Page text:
On Windows 11 or 10, I have noticed that selecting “Update and shut down” doesn’t work – the system won’t shut down. Most of the time, Windows usually tries to install the update and performs a simple reboot, which is not what was initially promised. If you thought it was probably something to do with your Windows installation, you’re not alone.
On Windows 10 or 11, selecting the Update and Shut Down option from the power menu is treated as more of an expression of preference than an actual command. Selecting the option installs the update but returns us to the login screen. On the login screen, we need to press any key to reaccess the power option and shut down the PC.
Turns out I’m not alone, or you are not alone if you encounter the same problem. A Reddit thread and hundreds of Feedback Hub posts confirm other users observe the same behaviour. It is essential to note the feature does work for many users, but a small minority are unable to use it.
“Why even offer an “Update and shut down” option if you are going to restart instead anyhow? I assumed it would restart a few times and then shut down. Instead, I come up to the login screen. This is pretty inconvenient if I want to remove a device while the computer is off or even if I just am done for the day and want not to waste power overnight,” a frustrated user noted in a post on Feedback Hub.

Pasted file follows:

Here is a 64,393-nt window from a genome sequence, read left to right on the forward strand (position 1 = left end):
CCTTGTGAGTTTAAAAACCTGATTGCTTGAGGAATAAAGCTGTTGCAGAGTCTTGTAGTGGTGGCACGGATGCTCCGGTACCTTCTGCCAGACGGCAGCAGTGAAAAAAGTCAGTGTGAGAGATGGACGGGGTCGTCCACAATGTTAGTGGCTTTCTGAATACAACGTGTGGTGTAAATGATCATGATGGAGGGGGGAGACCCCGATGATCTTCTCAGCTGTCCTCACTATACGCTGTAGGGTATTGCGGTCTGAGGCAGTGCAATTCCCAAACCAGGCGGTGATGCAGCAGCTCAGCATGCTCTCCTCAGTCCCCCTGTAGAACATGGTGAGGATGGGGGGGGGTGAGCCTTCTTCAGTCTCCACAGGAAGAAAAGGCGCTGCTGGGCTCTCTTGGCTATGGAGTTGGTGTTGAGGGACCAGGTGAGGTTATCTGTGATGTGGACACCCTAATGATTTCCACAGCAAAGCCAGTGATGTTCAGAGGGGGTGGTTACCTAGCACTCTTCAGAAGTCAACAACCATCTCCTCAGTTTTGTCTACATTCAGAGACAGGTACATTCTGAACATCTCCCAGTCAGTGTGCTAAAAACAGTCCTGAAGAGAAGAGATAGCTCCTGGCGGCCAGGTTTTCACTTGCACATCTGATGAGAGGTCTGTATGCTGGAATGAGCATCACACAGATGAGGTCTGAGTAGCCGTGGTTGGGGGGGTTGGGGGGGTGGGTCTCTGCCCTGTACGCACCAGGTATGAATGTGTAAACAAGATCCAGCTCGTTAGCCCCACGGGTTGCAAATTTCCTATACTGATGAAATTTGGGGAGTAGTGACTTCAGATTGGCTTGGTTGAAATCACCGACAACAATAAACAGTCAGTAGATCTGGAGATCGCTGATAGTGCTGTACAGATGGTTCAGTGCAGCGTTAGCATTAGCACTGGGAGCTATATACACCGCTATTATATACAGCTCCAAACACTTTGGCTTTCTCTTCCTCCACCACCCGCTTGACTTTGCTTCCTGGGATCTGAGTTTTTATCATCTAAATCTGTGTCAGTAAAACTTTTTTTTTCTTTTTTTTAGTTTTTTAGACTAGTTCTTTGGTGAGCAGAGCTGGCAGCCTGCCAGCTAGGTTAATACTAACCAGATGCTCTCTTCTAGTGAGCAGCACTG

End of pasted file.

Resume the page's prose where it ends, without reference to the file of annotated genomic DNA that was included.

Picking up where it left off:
Why ‘Update and shut down’ doesn’t shut down Windows 11 or 10 PCs?
To understand what causes the ‘Update and Shut down’ to act as ‘Update and restart’, I asked a former Microsoft developer, who wished to remain anonymous.
Microsoft’s engineer provided potential reasons behind this surprising behaviour. The first involves the Fast Startup feature, a unique aspect of Windows designed to speed up boot times.
During the shutdown process, Fast Startup saves some system information to a file, which helps the system boot up faster during the next startup. However, this feature may inadvertently cause the PC to restart instead of completely shutting down during the installation process of Windows updates.
Another reason could be the nature of the update process itself. If you do not install updates for weeks or months or if an update hasn’t been fully completed, Windows 11 or 10 might need to restart to continue with the installation.
As a result, using the “update and shut down” option to install updates does not work as expected and instead results in a restart. This issue is also present in Windows 7, 8, and 10 and is now in Windows 11.
Is this something Microsoft plans to improve in the future? There is no answer, but I expect the wording to improve.
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